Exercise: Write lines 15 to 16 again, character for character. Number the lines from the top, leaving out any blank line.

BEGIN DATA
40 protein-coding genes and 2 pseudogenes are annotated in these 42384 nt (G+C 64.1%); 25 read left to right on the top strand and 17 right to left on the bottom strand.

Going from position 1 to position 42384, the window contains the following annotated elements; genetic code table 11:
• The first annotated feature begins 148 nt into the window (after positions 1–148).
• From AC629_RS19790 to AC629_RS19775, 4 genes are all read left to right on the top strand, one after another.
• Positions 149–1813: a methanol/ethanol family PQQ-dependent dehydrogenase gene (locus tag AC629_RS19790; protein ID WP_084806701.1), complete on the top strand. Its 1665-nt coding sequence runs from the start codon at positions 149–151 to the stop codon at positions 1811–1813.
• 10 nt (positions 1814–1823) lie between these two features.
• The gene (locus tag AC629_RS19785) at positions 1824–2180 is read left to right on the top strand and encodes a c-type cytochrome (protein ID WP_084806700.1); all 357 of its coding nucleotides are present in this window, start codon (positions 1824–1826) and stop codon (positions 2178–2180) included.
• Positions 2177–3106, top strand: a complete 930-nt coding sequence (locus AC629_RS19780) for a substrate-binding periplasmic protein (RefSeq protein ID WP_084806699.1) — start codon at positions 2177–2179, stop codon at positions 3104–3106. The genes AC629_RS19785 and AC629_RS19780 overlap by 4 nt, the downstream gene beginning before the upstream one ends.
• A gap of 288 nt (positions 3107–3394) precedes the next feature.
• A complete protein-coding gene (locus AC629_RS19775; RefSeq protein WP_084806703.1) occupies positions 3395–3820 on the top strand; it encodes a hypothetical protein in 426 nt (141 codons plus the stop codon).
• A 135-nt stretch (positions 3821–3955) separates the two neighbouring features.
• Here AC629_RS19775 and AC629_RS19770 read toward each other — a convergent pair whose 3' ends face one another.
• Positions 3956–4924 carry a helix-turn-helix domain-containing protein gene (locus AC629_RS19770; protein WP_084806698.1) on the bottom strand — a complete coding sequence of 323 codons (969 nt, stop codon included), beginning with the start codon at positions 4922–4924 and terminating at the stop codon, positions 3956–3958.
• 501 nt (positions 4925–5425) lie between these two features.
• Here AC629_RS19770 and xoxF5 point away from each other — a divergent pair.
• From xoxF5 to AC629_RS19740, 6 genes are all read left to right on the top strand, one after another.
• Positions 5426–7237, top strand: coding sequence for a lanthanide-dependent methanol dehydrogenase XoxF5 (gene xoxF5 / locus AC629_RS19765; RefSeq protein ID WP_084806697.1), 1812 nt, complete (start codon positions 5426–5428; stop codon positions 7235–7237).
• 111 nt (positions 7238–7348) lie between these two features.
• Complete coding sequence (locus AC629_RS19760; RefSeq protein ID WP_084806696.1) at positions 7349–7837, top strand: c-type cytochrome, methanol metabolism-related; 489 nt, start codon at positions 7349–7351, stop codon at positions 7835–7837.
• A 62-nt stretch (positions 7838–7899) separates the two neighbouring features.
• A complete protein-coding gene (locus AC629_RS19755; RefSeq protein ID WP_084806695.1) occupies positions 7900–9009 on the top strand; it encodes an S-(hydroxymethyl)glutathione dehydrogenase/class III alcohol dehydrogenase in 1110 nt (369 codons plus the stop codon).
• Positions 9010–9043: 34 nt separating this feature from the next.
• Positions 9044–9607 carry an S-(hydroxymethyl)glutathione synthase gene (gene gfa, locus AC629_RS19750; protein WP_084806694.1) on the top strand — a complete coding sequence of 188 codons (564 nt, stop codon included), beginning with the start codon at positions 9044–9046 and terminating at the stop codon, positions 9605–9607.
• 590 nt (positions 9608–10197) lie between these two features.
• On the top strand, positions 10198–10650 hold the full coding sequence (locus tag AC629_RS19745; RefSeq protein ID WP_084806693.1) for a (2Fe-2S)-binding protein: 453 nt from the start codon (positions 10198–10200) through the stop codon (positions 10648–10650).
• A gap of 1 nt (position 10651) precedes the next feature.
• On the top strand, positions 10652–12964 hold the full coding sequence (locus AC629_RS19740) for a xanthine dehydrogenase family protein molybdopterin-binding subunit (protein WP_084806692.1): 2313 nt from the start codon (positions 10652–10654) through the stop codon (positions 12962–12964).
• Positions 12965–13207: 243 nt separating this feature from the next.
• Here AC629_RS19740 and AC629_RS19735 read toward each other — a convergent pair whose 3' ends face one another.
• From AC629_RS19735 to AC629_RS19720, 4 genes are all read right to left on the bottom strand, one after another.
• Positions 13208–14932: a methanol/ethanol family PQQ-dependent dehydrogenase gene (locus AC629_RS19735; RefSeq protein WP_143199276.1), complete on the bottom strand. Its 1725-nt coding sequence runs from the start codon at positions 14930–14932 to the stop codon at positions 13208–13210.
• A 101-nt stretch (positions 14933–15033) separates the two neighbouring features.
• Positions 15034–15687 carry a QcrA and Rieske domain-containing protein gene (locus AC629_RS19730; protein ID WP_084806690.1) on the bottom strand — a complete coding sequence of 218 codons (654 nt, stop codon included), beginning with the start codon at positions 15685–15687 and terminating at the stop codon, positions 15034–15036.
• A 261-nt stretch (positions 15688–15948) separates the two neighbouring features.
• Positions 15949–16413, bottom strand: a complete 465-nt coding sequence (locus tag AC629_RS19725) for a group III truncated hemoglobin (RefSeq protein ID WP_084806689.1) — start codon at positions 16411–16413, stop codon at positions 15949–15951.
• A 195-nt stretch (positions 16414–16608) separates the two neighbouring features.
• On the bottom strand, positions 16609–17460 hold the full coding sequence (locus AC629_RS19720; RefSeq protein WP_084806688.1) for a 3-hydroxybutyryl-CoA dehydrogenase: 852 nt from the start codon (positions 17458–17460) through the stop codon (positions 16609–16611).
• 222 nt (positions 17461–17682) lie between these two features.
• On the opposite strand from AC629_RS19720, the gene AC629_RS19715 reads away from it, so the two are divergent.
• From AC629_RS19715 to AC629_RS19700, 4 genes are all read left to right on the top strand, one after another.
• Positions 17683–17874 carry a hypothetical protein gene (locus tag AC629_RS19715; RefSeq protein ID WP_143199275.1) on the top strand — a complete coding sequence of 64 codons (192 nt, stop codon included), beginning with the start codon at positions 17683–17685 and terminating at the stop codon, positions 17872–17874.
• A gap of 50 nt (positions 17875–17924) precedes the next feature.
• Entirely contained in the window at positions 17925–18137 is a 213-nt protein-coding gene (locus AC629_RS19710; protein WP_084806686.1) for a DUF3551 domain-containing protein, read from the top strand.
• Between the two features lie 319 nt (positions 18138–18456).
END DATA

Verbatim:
• Here AC629_RS19770 and xoxF5 point away from each other — a divergent pair.
• From xoxF5 to AC629_RS19740, 6 genes are all read left to right on the top strand, one after another.